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Author Topic: INSTITUTIONAL DENIAL ABOUT THE DARK SIDE OF LAW SCHOOL  (Read 109452 times)

countryman

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Re: Key theorists
« Reply #510 on: January 29, 2011, 05:48:17 PM »

Are you just tagging the post "I Still Have A Pony"? I mean Hadrian's post is really interesting. I remember Bion's theory from the time of my college days when I wrote a research paper on group dynamics.


Here are the key theorists on group formation and dynamics:

Gustave Le Bon was a French social psychologist whose seminal study, "The Crowd: A Study of the Popular Mind" (1896) led to the development of group psychology.

Sigmund Freud's "Group Psychology and the Analysis of the Ego," (1922) based on a critique of Le Bon's work, led to further development in theories of group behavior in the latter half of the twentieth century.

Jacob L. Moreno was a psychiatrist, dramatist, philosopher and theoretician who coined the term "group psychotherapy" in the early 1930s and was highly influential at the time.

Kurt Lewin (1943, 1948, 1951) is commonly identified as the founder of the movement to study groups scientifically. He coined the term group dynamics to describe the way groups and individuals act and react to changing circumstances.

William Schutz (1958, 1966) looked at interpersonal relations from the perspective of three dimensions: inclusion, control, and affection. This became the basis for a theory of group behavior that sees groups as resolving issues in each of these stages in order to be able to develop to the next stage. Conversely, a group may also devolve to an earlier stage if unable to resolve outstanding issues in a particular stage.

Wilfred Bion (1961) studied group dynamics from a psychoanalytic perspective, and stated that he was much influenced by Wilfred Trotter for whom he worked at University College Hospital London, as did another key figure in the Psychoanalytic movement, Ernest Jones. He discovered several mass group processes which involved the group as a whole adopting an orientation which, in his opinion, interfered with the ability of a group to accomplish the work it was nominally engaged in. His experiences are reported in his published books, especially "Experiences in Groups." The Tavistock Institute has further developed and applied the theory and practices developed by Bion.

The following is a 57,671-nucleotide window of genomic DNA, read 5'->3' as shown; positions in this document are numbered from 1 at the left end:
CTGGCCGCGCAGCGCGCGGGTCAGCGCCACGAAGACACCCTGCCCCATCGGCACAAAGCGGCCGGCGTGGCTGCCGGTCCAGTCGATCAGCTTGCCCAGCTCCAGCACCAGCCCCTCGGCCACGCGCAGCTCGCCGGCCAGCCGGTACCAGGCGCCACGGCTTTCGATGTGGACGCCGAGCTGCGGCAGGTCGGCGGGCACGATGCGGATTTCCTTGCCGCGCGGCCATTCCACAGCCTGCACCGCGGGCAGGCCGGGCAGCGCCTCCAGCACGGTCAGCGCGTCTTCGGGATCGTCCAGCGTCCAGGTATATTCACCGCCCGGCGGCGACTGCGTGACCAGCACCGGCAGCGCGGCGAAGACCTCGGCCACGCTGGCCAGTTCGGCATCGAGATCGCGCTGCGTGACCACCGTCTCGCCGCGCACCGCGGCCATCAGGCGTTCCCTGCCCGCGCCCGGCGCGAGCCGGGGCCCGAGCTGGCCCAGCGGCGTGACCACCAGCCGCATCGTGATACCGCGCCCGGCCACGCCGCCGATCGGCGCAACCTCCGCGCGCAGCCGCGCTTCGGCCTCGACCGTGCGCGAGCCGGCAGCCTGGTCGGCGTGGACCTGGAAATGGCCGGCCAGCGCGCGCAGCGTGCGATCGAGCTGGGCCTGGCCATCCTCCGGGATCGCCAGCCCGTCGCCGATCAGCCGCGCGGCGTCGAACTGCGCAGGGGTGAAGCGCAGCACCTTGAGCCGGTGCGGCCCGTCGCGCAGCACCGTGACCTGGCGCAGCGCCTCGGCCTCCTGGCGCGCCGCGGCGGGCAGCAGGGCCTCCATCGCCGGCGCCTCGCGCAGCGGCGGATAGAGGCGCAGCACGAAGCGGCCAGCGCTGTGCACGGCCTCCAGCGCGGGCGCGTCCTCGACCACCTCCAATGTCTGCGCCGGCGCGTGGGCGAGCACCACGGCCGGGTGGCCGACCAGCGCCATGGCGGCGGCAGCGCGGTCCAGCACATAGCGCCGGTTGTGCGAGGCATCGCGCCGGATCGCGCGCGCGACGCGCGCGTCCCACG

Bruce Tuckman (1965) proposed the four-stage model called Tuckman's Stages for a group. Tuckman's model states that the ideal group decision-making process should occur in four stages and later added a fifth stage for the dissolution of a group called adjourning.

M. Scott Peck developed stages for larger-scale groups (i.e., communities) which are similar to Tuckman's stages of group development.


You could have simply reminded us of Wikipedia where to find the information that you have pasted here.
If you're not part of the solution, you're part of the precipitate.

Dominick

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Re: INSTITUTIONAL DENIAL ABOUT THE DARK SIDE OF LAW SCHOOL
« Reply #511 on: February 22, 2011, 02:06:05 AM »
Exactly, countryman, some people have an obsession with copying/pasting stuff, sometimes they will do it for the hell of it!

lawstudent2011

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Re: INSTITUTIONAL DENIAL ABOUT THE DARK SIDE OF LAW SCHOOL
« Reply #512 on: February 22, 2011, 10:19:06 AM »
Who cares? Get some bimbo blonde with an MBA and a paralegal certificate to do it for you.
Everyone who can suck air passes LSR and the rest is her job.

Exactly, countryman, some people have an obsession with copying/pasting stuff, sometimes they will do it for the hell of it!

shevardnadze

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Re: INSTITUTIONAL DENIAL ABOUT THE DARK SIDE OF LAW SCHOOL
« Reply #513 on: February 22, 2011, 09:07:41 PM »